On 6-7 and 12-14 December, witness hearings in the “An Academic Conference is Not a Military Barracks” case are being held in the Chiang Mai district court. The 5 defendants are accused of violating Head of the NCPO Order No. 3/2558 regarding the prohibition of political assembly of 5 or more persons. The accusation is in relation to the holding up of a sign with the message “An Academic Conference is Not a Military Barracks” at the International Conference on Thai Studies (ICTS), held at the Chiang Mai International Exhibition and Convention Center (CMECC) on 18 July 2017.
The aforementioned action was a reaction to the presence and actions of plainclothes state security officers who attended and recorded various activities at the conference. They did so without registering for the conference or asking for permission from the organizers, and otherwise interrupted the conference through speaking during presentations and making other loud sounds.
The defendants were indicted in August 2018 after the case was stalled in the prosecutor’s office for nearly a year. The case reflects the state of freedom of expression and academic freedom in Thailand and has been followed closely by international organizations and the international academic community.
The 5 defendants in the case include academics, students, and a translator, each of whom performs a different role in civil society. Each person was involved in ICTS in various manners, including as part of the organizing committee, presenter of a paper, moderator of a panel, and student assistant during the conference. Each now faces the shared fate of being defendants in this case.
The witness hearings have been divided into two periods. Prosecution witnesses gave testimony on 6-7 December. There were 11 prosecution witnesses in total, including military soldiers, police officers, CMECC workers, investigation officials, and academics. Defense witnesses will give testimony on 12-14 December, and include the 5 defendants and 10 academics from different departments and institutions.
In advance of the witness testimony by the 5 defendants next week, their biographies and roles are shared below.
Dr. Chayan: A senior academic with a long history of community involvement
Dr. Chayan Vaddhanaphuti, age 75, has served for over ten years as the director of the Regional Center for Social Science and Sustainable Development and the head of the Center for Ethnic Studies and Development, both in the Faculty of Social Sciences at Chiang Mai University (CMU).
Dr. Chayan completed his BA in the Faculty of Arts at Chulalongkorn University and his MA and PhD in Anthropology at Stanford University. He is also the recipient of an honorary doctorate in Social Anthropology from Gothenburg University (Sweden) in 2004.
Dr. Chayan has been a university professor for over 33 years, from 1985 until the present. His students, from BA to PhD level, include Thai and international students. He has produced scholarly work about ethnicity in northern Thailand, local wisdom, border studies, and refugees and displaced persons.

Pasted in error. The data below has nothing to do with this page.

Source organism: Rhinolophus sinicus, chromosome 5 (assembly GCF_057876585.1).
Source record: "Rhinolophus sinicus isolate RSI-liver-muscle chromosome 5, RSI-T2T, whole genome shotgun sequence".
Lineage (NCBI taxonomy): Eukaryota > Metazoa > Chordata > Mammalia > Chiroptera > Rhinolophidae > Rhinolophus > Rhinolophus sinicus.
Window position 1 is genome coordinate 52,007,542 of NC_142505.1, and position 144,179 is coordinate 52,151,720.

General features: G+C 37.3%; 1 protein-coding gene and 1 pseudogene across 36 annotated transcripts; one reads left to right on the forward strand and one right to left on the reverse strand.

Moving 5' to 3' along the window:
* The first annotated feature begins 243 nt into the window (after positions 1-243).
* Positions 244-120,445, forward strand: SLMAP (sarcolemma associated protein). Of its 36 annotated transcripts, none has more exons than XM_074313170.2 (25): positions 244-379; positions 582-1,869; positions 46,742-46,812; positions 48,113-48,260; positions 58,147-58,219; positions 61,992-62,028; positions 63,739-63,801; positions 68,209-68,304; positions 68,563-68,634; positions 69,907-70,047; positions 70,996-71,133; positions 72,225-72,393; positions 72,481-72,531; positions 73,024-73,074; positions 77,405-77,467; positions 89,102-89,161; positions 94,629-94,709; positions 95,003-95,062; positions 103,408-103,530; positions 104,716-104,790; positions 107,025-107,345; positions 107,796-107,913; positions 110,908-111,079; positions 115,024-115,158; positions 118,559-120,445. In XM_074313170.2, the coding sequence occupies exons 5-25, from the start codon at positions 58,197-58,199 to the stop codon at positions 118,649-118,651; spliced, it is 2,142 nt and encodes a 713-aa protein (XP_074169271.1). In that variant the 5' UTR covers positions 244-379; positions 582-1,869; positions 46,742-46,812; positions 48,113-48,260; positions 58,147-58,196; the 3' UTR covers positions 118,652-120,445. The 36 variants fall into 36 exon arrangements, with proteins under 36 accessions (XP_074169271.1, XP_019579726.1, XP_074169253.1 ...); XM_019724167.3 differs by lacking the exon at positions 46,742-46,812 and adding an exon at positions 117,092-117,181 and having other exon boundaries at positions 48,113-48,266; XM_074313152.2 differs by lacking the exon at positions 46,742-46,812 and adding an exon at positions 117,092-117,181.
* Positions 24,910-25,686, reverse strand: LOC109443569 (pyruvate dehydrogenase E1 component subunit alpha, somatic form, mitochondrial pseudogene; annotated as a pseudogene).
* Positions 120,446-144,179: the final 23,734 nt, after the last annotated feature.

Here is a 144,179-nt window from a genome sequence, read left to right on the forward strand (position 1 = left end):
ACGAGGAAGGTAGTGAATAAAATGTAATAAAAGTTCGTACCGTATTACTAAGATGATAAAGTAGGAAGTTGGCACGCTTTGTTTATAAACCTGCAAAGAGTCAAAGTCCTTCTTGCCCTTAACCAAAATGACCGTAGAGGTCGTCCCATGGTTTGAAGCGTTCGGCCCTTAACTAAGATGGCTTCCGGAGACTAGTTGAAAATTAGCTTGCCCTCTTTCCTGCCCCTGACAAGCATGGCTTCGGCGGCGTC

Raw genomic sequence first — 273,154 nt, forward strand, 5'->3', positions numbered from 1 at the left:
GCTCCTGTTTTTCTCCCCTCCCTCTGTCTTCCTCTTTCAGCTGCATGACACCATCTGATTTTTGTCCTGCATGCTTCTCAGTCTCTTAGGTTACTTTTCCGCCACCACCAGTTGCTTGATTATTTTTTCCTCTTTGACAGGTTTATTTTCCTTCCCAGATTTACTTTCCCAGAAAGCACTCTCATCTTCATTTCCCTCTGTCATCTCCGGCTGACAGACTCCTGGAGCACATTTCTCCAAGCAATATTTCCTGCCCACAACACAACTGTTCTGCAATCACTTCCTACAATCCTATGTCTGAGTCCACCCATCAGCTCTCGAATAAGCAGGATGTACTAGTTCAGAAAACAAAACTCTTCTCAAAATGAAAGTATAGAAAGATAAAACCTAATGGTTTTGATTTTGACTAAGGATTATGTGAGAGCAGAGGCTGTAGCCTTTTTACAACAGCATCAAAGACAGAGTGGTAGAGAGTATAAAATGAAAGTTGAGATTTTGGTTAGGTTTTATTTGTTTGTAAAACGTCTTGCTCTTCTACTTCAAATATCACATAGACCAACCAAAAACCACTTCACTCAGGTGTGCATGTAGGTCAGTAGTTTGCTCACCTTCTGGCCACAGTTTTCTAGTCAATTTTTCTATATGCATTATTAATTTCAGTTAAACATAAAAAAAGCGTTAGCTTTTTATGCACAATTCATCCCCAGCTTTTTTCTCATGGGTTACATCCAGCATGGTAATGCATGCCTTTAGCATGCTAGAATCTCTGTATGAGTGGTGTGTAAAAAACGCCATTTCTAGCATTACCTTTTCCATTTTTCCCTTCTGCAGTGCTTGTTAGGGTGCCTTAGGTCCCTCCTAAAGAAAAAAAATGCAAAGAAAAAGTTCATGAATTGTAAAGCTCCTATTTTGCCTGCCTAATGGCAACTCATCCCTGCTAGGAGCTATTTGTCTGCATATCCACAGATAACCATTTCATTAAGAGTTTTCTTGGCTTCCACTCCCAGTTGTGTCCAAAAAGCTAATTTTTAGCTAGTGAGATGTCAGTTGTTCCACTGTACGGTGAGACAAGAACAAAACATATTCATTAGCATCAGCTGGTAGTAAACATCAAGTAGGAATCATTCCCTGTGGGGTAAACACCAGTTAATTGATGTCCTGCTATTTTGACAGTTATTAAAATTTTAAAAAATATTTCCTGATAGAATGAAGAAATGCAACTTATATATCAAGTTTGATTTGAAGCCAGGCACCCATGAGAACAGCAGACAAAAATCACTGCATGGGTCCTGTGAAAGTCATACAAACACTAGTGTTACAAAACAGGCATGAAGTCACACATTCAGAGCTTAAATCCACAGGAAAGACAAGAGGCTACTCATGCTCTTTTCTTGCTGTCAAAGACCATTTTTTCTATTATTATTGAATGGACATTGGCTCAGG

In addition, Dr. Chayan has worked with marginalized people and communities to access land and forest rights, community resource rights, and indigenous rights, as well as the struggle for democracy in Burma. He has worked to disseminate information about these issues by joining public debates, leading training workshops, and working with local communities to find solutions.
With the rise of the ASEAN Economic Community, Dr. Chayan has supported academic work in ASEAN Studies and surveying development in the Mekhong River subregion as part of his role as the director of the ASEAN Studies Center at CMU.
CMU was the host of ICTS in 2017, which was the 13th time this conference has been held. Dr. Chayan was the vice chair of the organizing committee and the chair of the academic subcommittee. He did not participate in holding up the “An Academic Conference is Not a Military Barracks” sign. His only action was to examine the sign and decide that it was not a problem and therefore did not have to be removed. For this, he was targeted for prosecution by the military.
Pakavadi: Independent writer and translator
Pakavadi Veerapaspong, age 53, has been an independent translator and writer for many decades. Her academic background is in philosophy; she holds a BA in philosophy from Thammasat University and an MA in philosophy from Chulalongkorn University. Her interest in reading and translation dates from her time as a student.
Pakavadi has translated a number of significant works of literature. This includes The Name of the Rose, the historical mystery novel by the Italian writer Umberto Eco; The Unbearable Lightness of Being, by Czech writer Milan Kundera; the quartet of novels by Indonesian dissident and writer Pramoedya Ananta Toer; and the Philip Marlowe mystery novels by American writer Raymond Chandler.